My father, now 92 and such a paragon of successful aging that KQED once interviewed him, called me this morning just to yak. After our usual back-and-forth cataloging of birthday parties attended, dinner parties attended, his work and mine, various changes in the weather and kinds of soup each of us happened to be cooking at the moment (short recipes included), he mentioned that last week Russia's Pushkin Museum had sent over a curator to look at all his paintings, particularly his watercolors, and to decide what the museum would be interested in owning.
Seems the new vogue in Russian museum curation is to try to figure out just what the culture lost with the stream of refugees that left before the borders were sealed, in the 1920s. Many never got out. But my father did, no artist yet, just a small, swaddled infant more or less attached to his 23 year-old mother.
And so it is an ironic and a great thing to hear that the Russians are interested in my father's work, and that the Pushkin Museum curator also wants to find a Russian publisher to translate his latest manuscript.
"It's amazing," he said to me this morning, "that these things keep happening at my age. When I look around at other old people, they don't seem to have these opportunities."
Well, I suppose it could be considered a bit strange, to people not in my family, that my father paints seriously, has shows of his paintings, writes books, engages typists, has people running around doing gallery things for him, is married to a much younger architect, converses with agents, worries about editing, and just generally acts like a regular person. My grandmother published a few books after eighty, so I suppose we just take this sort of thing as normal in my family.
He feels lucky about all the attention, but someone needs to tell him it's not luck. It's his willingness to think, to change his mind, to engage-- to keep the focus off of ailments and illness and on art and history and culture. He never says it was better in the old days. He doesn't suffer from mental cataract.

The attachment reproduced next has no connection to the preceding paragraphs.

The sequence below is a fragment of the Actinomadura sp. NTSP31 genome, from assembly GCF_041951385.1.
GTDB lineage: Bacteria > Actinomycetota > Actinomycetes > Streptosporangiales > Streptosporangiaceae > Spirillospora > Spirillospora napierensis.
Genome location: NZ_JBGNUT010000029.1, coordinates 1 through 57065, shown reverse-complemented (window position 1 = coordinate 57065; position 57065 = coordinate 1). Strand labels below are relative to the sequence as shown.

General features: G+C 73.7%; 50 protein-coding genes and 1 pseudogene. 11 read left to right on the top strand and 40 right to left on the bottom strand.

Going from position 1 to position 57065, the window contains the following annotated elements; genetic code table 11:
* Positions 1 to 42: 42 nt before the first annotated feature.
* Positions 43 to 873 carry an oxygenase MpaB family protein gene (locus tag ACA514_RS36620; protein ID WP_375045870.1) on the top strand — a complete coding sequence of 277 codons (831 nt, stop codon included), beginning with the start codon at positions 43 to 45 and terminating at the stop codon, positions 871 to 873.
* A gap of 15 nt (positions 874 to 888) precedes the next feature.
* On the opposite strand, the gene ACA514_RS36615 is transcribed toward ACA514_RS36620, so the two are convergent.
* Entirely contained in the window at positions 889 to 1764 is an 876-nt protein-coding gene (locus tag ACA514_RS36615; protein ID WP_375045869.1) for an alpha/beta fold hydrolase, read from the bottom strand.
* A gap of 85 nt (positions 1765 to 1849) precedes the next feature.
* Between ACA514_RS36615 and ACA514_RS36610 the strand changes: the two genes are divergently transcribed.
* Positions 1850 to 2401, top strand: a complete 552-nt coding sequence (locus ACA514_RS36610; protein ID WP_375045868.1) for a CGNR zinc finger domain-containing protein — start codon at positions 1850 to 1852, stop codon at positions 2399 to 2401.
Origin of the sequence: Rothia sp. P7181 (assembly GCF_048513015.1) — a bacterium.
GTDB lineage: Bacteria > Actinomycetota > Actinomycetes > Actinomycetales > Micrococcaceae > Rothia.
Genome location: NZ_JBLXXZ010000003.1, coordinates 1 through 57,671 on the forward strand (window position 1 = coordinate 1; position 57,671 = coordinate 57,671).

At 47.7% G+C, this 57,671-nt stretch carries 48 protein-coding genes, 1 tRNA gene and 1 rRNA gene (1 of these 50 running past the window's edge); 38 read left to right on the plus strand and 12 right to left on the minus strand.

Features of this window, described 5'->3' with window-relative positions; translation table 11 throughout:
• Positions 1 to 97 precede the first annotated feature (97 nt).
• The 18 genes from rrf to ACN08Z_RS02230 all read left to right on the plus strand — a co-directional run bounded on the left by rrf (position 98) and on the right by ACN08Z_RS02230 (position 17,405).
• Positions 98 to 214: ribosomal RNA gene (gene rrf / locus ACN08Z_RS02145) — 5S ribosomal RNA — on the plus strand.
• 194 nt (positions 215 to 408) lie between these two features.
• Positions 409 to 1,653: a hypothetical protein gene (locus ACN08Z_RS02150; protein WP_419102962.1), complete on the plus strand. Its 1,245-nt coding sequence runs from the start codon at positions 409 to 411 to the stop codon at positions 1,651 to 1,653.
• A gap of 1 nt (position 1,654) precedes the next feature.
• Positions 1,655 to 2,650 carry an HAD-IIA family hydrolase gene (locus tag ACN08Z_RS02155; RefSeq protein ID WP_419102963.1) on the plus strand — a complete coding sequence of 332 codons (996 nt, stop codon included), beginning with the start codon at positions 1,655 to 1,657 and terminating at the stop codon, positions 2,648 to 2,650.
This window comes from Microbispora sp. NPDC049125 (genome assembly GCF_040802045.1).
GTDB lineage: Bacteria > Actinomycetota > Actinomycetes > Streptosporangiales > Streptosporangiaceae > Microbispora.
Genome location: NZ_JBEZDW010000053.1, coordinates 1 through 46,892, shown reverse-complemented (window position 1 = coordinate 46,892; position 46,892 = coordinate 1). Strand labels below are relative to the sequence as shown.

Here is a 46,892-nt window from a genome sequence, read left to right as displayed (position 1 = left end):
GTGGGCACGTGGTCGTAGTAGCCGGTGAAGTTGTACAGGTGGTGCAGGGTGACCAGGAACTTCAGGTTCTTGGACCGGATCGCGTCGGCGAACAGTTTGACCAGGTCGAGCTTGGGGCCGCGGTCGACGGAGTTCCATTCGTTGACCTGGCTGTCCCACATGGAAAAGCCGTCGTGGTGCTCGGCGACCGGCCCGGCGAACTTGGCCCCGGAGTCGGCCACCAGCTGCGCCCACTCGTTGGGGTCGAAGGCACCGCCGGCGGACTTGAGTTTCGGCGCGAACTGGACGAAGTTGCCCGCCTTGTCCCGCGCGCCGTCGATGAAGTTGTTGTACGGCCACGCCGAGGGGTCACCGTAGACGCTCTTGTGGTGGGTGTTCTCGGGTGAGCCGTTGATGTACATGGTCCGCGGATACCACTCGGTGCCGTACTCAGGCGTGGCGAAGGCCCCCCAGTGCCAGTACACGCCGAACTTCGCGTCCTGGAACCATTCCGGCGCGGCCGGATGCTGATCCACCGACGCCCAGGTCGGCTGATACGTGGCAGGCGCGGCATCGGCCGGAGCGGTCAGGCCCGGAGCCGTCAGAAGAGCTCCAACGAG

My father has plenty to "be old" about. A few years ago, my sister counted he'd had 23 major surgeries since he was fifty. But, even now, he's just not old. He doesn't have that frail thing going on. I believe that this is because he knows a trick, and it is the same trick I saw Pablo Casals once perform.
Casals came onto the stage stiffly. He sat down slowly, a swarm of helpers scurrying around him adjusting his seat and music stand. He was polite to them, but just seemed tired--not jaded, just tired. Then the prelude started, and when he came in--when he leaned into the cello and started to play--he was suddenly twenty-five. No stiffness, no tiredness, just energy and attention and supple bowing. The music, the concentration, the movement-- it all lifted him out of his body and into a place where tired muscles and old joints play no part.
With all the various things he's battling, my father's in some pain most of the time. This is his variation on the Casals trick: he'll pose himself a hard question about art or about music--some complex thing. If no one's around, he'll write about it, or he'll paint about it. If someone's around, he'll pose it out loud and get the people he's with caught in it. And the next thing you know, through the back and forth of ideas, he's sitting forward, out of the pain, into the world. Out of the brutal and into the human. Like Pablo Casals playing the cello.